Davenport Small Cap Focus and the Segall strategy are intriguing, but their investment teams have relatively short track records at these funds--fewer than six and seven years, respectively. This is the first bear market they’ve navigated.

The Morningstar Medalists Six of the nine Morningstar Medalists in the sample--shown in Exhibit 4--lived up to their ratings during this brief, but historic, stretch of volatility.

The underperformers deserve first mention. Even considering its tendency to struggle in downturns, deep-value offering Hotchkis & Wiley Mid-Cap Value’s HWMIX results disappointed. A double-digit energy overweight did the most damage, but a hefty financials weighting hurt, too.

Nationwide WCM Focused Small Cap NWGSX and FMI Common Stock FMIMX both entered 2020 with overweights of around 20 percentage points versus their respective style benchmarks in economically sensitive industrials names. That, plus their value leanings, hurt, though in different ways as Nationwide struggled in the downturn and did well in the rally, while it was the opposite for FMI Common Stock. Its much smaller average market cap also stung, as larger companies tended to fare better than smaller ones.

Five of the six outperformers burnished their reputations for losing less in downturns. American Funds American Mutual AMRMX and American Century Equity Income TWIEX both major in stable dividend-payers and include other income-producing securities, such as bonds for American Mutual, and convertible bonds and preferred shares for American Century. American Mutual also had a top-10 position in Gilead Sciences GILD. Gilead’s shares gained 9.5% over the period measured, thanks in part to the promise its drug remdesivir might hold for combating the coronavirus.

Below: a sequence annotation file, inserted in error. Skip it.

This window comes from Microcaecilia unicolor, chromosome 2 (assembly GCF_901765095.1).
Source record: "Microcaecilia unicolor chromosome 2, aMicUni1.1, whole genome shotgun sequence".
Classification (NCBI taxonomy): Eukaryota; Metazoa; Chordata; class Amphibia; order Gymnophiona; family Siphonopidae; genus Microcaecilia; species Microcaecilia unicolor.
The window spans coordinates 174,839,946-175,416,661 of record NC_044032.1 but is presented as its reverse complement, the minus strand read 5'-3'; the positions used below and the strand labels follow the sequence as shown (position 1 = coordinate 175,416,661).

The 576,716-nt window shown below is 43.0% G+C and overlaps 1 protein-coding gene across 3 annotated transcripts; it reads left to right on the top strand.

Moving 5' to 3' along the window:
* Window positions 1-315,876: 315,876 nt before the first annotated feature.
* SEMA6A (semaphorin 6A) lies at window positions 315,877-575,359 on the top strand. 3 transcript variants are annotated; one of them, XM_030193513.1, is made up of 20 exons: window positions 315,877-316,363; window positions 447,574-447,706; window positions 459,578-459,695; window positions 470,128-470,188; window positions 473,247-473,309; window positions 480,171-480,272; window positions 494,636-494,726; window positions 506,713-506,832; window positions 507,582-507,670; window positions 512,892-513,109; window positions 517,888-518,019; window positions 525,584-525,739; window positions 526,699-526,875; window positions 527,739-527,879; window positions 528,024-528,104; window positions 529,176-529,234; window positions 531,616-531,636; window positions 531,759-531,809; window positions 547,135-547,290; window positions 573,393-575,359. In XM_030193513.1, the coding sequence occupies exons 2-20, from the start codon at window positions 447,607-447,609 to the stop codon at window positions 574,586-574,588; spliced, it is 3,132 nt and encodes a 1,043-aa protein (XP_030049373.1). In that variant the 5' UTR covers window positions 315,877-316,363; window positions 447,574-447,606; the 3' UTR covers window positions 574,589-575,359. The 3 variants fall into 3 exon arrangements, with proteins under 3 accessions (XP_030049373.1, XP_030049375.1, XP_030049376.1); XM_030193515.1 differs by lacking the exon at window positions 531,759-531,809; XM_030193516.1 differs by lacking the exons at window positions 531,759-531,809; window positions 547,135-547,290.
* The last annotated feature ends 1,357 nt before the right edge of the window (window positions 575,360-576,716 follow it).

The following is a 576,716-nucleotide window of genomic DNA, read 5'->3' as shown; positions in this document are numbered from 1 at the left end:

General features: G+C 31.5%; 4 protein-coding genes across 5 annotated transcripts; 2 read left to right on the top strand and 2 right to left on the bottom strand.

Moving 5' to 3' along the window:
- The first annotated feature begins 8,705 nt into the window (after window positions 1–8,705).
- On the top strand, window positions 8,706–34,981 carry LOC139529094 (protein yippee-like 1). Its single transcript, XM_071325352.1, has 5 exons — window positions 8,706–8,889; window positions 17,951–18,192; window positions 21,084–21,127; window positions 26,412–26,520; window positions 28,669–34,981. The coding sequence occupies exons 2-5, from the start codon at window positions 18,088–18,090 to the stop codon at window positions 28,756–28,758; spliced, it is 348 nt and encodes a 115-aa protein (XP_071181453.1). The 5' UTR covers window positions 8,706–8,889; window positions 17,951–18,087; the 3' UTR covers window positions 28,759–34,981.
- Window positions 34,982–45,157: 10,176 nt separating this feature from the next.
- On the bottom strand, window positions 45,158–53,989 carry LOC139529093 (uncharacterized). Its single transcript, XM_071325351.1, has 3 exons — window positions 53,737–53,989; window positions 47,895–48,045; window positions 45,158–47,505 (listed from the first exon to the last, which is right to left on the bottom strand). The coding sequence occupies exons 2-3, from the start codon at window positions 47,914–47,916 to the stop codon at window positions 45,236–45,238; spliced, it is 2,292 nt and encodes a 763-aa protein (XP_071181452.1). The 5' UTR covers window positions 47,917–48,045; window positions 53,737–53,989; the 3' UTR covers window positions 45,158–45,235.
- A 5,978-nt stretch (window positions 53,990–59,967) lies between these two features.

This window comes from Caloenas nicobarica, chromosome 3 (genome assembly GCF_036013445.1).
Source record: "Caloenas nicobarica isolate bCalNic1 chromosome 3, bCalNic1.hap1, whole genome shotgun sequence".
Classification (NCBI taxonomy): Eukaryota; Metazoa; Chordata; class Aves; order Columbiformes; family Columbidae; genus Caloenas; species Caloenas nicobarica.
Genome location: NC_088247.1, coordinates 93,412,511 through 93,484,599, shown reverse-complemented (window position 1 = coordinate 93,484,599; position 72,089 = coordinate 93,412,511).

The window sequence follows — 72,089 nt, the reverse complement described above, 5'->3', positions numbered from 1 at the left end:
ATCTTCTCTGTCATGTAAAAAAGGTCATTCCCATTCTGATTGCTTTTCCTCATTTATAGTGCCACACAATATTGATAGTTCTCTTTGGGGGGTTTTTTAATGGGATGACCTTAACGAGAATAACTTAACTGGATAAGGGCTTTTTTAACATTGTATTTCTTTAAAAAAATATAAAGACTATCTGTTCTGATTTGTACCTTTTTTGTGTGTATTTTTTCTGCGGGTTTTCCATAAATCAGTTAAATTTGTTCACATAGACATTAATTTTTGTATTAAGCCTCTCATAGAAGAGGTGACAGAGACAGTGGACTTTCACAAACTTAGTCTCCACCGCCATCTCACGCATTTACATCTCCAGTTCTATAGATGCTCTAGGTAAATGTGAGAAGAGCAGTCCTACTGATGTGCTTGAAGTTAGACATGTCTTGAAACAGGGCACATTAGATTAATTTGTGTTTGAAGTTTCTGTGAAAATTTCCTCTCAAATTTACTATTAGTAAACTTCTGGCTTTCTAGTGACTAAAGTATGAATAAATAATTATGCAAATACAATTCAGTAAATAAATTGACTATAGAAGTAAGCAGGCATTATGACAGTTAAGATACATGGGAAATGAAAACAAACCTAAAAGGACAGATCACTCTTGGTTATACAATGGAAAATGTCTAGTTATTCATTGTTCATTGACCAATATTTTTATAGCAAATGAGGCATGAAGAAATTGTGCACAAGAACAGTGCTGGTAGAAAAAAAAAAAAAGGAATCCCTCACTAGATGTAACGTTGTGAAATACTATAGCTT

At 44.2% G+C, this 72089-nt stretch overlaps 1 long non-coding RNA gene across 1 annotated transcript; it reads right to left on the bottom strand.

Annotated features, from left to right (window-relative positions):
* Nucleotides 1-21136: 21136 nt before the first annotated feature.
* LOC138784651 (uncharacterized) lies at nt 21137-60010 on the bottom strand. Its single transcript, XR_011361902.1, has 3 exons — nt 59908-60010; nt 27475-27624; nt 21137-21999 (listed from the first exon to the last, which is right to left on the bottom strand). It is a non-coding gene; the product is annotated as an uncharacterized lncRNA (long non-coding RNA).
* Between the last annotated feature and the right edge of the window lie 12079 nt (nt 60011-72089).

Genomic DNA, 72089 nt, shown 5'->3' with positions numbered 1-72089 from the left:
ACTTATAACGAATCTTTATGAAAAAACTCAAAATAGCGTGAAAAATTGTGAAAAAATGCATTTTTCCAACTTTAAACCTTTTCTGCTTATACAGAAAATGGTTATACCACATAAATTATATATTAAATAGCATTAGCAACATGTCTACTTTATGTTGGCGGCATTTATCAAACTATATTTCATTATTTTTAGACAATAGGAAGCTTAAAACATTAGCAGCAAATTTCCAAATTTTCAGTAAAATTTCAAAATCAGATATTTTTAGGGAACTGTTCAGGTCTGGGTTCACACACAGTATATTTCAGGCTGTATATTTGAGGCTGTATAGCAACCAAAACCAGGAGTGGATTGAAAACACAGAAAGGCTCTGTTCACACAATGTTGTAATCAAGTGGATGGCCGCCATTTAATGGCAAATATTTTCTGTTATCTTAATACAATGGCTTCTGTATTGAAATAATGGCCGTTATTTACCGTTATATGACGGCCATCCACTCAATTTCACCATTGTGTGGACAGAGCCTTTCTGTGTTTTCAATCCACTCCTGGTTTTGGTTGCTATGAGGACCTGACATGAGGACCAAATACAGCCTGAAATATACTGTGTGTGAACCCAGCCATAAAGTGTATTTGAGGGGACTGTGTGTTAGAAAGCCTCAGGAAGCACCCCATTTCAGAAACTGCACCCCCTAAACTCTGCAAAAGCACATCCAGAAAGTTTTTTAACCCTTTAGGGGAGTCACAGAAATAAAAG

The preference of comanagers Stephen Yacktman and Jason Subotky for cash-rich companies with modest debt, combined with their willingness to hold cash themselves, helped AMG Yacktman YACKX and its more concentrated sibling AMG Yacktman Focused YAFFX hold up much better than the Russell 1000 Value Index in the downturn. That was a recipe for success over the whole period, as it has been over the strategies’ lifetimes.

The long-standing aversion to debt of Royce Special Equity’s RYSEX manager Charlie Driefus once again rewarded fundholders in a downturn. Consumer discretionary stocks Standard Motor Products SMP and Johnson Outdoors JOUT proved fairly durable while Weis Markets WMK, a mid-Atlantic grocer and consumer staples holding, even posted a modest gain. True to his price discipline, Dreifus then sold Weis sometime in 2020’s first quarter.